My 5-year-old daughter is obsessed with all things Aly Raisman right now. Since the Olympics began, she has been begging to watch YouTube videos of performances, interviews with the much-decorated gymnast, and even watched some re-runs from when Aly was on “Dancing with the Stars.” Aly is on par with Queen Elsa right now—which, in 5-year-old-world, is a tremendous honor.
“If I keep practicing my gymnastics, can I be like Aly?” she asked.
“If you put your mind to it, you sure can!” (Who am I to dash the dreams of my budding gymnast?!)
This morning after we watched a few more videos over breakfast, I said, “Do you know Aly is Jewish?”
“What’s Jewish?” she asked, putting her spoon down and turning to me.
Naturally, Jewish guilt washed over me and my stomach sank. What kind of Jewish mother am I that she doesn’t know what “Jewish” means?! I’ve written here that we are one of the few Jewish families in Kalamazoo, but that we will be joining a local synagogue this fall and she’ll enter Hebrew School—where we will surely meet other families like ours.
Sure, she loves matzah and always asks for seconds of my great-grandmother’s brisket recipe I prepare each Passover and Rosh Hashanah; she lights the menorah and hums along with my Hebrew; she plays dreidel with her 2-year-old brother year-round (with Hershey’s kisses instead of gelt); she enjoys reading children’s books about the Jewish holidays as we celebrate them; she even belted out “Dayenu” on the checkout line in Target recently (not something you hear every day in Kalamazoo). But for now, she doesn’t grasp what religion really is.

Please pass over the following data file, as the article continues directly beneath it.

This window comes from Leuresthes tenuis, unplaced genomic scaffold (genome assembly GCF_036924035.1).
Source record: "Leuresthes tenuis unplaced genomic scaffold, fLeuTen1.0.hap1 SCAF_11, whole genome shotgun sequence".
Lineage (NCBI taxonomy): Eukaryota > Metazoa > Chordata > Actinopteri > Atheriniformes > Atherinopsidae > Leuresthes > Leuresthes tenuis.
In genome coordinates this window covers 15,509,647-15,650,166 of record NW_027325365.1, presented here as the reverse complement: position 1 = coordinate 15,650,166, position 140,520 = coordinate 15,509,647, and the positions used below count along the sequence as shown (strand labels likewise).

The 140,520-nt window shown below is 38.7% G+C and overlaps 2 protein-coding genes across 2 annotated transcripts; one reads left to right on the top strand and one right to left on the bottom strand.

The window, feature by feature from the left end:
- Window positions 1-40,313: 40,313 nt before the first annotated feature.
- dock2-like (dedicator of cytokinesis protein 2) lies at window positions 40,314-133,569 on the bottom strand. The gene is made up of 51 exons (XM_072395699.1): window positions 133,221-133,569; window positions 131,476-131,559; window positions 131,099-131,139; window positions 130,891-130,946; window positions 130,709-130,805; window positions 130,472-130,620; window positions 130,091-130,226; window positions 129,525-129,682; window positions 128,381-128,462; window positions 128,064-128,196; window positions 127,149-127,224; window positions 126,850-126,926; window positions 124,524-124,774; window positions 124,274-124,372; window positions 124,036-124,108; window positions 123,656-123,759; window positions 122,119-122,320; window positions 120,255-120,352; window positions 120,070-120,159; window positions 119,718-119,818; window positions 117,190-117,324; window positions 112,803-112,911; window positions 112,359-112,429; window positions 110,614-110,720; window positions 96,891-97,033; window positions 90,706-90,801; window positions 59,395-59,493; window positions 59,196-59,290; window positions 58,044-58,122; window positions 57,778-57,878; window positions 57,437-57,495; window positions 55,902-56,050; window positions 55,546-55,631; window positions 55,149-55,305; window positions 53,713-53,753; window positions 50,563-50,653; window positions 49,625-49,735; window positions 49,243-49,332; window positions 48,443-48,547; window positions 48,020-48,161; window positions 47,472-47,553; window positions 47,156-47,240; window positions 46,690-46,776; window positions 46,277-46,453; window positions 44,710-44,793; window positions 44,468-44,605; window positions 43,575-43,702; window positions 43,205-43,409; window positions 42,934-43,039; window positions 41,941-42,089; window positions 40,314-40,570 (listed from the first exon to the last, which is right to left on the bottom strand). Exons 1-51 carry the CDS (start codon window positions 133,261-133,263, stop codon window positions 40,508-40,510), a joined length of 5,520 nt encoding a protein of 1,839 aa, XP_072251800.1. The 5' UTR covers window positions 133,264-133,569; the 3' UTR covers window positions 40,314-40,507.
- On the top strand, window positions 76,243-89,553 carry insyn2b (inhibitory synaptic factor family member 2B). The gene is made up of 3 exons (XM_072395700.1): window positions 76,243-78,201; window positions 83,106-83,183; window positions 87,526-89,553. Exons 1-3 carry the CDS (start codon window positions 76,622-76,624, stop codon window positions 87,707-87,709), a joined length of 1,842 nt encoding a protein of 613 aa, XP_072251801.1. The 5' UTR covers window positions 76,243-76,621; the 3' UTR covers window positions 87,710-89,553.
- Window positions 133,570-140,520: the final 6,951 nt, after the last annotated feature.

As quickly as the guilt came, I told myself to snap out of it and gave myself some grace. After all, she’s only 5, and although right now she may not have a concept of religion, she knows and understands our tradition and values, and the things we teach her—it’s just that the term “Jewish” didn’t mean anything to her. Let’s be honest: One’s religion is not exactly what the kids on the pre-K playground are chatting about.
I answered carefully, trying to put it into terms she could understand. “Well, Aly celebrates Hanukkah like we do. And she probably found the afikomen on Passover when she was little! And she probably went to Hebrew School, like you’re going to do soon.”
All of a sudden, knowing her idol was Jewish like her was really. freaking. cool.
We didn’t talk much more about it, but I am sure the questions will come as she enters Hebrew School. I just love knowing that she can now identify on a different level with one of her idols: Aly may be an Olympian, but she’s also a Jewish Olympian.
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